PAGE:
Some of Canada's money has reportedly started melting in the summer heat.
The bills in question are the new high-tech/falutin plastic polymer type the Bank of Canada began rolling out last winter. They are recyclable, virtually impossible to rip, and, according to news reports, "nearly counterfeit proof," because how can you counterfeit a puddle?
Actually, notes the Toronto Star, the notes in question aren't melting that into liquid; they're "curling up like bacon in a frying pan."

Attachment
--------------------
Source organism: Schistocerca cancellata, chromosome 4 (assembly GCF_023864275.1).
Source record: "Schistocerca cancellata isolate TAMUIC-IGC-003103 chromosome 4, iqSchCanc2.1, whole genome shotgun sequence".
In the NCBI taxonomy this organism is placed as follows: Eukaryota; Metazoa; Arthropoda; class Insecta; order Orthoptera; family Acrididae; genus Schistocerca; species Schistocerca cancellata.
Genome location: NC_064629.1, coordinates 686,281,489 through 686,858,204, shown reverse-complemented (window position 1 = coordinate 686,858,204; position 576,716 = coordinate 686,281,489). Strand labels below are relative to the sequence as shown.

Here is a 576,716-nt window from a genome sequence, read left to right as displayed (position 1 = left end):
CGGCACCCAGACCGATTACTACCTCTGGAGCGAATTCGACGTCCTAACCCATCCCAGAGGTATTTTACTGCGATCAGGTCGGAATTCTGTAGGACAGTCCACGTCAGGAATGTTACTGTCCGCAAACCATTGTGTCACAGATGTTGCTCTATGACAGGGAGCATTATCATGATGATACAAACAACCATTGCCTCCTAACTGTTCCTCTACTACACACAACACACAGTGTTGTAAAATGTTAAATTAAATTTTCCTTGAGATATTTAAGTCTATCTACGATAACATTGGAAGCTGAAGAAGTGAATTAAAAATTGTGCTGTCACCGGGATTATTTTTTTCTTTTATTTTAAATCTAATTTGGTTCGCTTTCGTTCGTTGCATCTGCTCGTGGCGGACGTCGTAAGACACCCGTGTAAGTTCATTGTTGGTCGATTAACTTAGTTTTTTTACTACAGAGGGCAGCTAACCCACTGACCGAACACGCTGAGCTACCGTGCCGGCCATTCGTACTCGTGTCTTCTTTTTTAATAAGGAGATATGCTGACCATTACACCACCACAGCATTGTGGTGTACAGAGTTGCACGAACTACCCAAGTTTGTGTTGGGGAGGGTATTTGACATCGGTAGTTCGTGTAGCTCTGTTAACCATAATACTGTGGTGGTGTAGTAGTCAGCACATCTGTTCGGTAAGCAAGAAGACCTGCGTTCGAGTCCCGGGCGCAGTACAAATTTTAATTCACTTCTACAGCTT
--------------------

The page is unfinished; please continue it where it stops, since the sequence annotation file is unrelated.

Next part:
One man in Ontario turned $800 into bacon when he left eight $100 bills in a tin box near a heater last Christmas. [See above image.]
Now the Bank of Canada is facing claims the new bills are melting together in hot cars.